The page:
An appreciation of the Pale King, the novel left unfinished by David Foster Wallace.
You hold the beautiful cream-white volume in your hands and look at your co-passengers. Has anyone noticed that you are carrying the book around wrapped in a protective cardboard sheath? You touch the cover with its fragments of David Foster Wallace’s tax returns threaded by his widow’s hands through a King of Clubs. You look around. Where is the writer? It felt like he was near. Here is the book and here is the train. Here is the unchanging darkness beyond the safety glass windows and here is the false train riding next to yours, with identical passengers, although they are quite different: They do not exist. Sadly, the writer is unaccounted for. He has gone missing, probably forever. Now his books can roam free. No more interviews, no more profiles. Just criticism. Every word has been written and every sentence has been set into place. Every connection made and unmade, every page corrected and published. Everything about the books is now in the past. Only reading them lies in the future, and even that will fade, as fewer and fewer readers read him, until at some point the writer will get forgotten, the bones of his stories covered by the sediment of cultural upheaval, language evolution, and fickle fashion.
But for now, something of him remains. You open the book and read the first page.
Imagine a bare room somewhere in the labyrinthine basements of the Dallas Fort Worth International Airport.
There are a few writers in every century who are said to capture perfectly their generation’s “voice”, whatever that is, to combine in the sentences they put together a total understanding of the era, the people, the politics, and the human climate which precipitates change at any given moment. This power, fortunately, is an illusion. No writer can capture a generation’s anything, much less its median “voice”, because a generation, a complete slice of life if ever there was one, is too diverse, fragmented and amorphous for any man or woman to come to grips with. Still, there are some writers that do a great job of imitating an authority on the matter. David Foster Wallace was one of them, so far the best there was regarding late 20th, early 21st cen. thirty- and forty-somethings. He wrote novel-sized fiction pretty narrowly and short-form pretty widely. His essays rank as some of the best writing ever to appear in magazines. Even if the Broom of the System (henceforth: Broom), his first novel, is wrongly thought of even by him as an apprentice piece, Infinite Jest (henceforth: IJ), his second and final novel, moved the ponderous stone gears of American letters a few teeth forward. By the way, I do not intend to support the notion that I remember what IJ was about, apart from in the vaguest of terms. Beyond the disorienting first chapter (which became only marginally less so after finishing the book), the rest lies under the encephalic equivalent of thick mist; a purely dazzled state. As I see it now, IJ is like a verdant valley you cross and come out the other side full and sated and if not calm, if not serene, then surely with some of your faculties incapacitated, and you shudder at turning back to look at it as you cross over the mountain range which divides it from the next valley, for fear it will turn out to be less that you thought at the time, even though you know it won’t. Now substitute valley with continent and you have a more accurate picture of the scale of the thing.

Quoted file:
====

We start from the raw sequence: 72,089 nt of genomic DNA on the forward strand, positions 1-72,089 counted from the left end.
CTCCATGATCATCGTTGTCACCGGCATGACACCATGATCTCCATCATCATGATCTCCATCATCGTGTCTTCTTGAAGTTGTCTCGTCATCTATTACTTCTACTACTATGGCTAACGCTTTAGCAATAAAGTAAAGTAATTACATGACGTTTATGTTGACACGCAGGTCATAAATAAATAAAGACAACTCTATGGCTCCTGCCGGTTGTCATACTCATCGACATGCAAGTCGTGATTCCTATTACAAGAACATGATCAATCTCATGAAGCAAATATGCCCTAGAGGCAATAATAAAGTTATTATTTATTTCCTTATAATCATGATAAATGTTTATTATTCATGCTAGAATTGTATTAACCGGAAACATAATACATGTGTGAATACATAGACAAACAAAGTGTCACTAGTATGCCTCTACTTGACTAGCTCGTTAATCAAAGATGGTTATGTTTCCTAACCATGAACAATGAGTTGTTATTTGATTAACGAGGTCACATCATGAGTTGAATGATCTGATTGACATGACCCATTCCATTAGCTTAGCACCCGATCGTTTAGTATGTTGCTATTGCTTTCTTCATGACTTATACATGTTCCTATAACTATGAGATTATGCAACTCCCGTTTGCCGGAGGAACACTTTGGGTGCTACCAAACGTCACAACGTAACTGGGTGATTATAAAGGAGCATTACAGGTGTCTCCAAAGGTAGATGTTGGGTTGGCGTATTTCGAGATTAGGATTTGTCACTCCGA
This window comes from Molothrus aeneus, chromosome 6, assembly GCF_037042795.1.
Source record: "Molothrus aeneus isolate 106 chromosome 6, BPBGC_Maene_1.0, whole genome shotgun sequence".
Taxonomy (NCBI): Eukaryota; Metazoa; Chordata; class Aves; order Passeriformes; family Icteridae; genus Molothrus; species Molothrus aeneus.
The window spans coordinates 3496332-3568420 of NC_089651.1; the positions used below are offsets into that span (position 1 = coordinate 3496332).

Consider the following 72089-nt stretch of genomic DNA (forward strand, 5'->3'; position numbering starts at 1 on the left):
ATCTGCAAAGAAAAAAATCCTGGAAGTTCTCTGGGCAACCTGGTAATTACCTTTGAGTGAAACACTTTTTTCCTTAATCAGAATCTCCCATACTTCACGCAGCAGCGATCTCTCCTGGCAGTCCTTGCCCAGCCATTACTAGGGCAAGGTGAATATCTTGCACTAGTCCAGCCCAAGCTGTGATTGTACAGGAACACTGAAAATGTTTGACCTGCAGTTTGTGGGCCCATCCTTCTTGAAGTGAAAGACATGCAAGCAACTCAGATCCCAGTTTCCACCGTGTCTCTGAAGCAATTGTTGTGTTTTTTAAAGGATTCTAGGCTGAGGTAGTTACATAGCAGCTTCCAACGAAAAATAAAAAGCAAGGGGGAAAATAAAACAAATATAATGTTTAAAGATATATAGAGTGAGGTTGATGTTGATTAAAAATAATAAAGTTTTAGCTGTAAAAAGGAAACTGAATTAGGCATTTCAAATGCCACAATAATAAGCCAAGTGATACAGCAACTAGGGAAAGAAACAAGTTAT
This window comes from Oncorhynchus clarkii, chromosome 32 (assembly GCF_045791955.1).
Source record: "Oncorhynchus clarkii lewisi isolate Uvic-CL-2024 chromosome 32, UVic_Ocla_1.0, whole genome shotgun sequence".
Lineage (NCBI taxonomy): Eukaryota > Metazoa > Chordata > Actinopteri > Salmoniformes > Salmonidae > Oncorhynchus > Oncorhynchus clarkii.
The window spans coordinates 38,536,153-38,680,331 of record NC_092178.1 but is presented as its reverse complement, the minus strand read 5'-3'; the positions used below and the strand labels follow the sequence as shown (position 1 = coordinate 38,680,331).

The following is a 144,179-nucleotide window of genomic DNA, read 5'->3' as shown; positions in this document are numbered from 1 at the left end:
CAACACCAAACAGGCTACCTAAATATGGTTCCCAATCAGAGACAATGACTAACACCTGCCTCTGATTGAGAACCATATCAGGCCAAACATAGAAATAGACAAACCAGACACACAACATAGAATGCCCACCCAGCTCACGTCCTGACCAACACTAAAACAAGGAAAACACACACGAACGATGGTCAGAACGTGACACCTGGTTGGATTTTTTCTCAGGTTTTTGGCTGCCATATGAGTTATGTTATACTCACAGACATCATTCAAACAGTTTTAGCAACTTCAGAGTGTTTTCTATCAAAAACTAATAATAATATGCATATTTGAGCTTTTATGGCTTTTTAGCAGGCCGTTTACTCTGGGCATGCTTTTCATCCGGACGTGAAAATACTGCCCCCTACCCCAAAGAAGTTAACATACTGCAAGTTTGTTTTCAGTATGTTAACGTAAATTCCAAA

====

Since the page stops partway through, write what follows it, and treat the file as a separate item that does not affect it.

After IJ, he published a short story collection, Oblivion, even more experimental and twig-dry (don’t even get me started on “kind” and “aware”) than Girl with Curious Hair, his first collection published right after Broom, and little else. Most people who had read IJ wondered what the Long Thing, as he called it, would be about, or like, but he declined publishing anything, save for a few particularly dry stories in the New Yorker and elsewhere (e.g. Good People). It took nothing less than his death by suicide in 2008 to bring to light the fragments of his vast unfinished novel, The Pale King, artfully arranged by the understudy, Michael Pietch, his long-time editor at Little, Brown.
(the second part is scheduled to appear on Wednesday, 14 September 2011)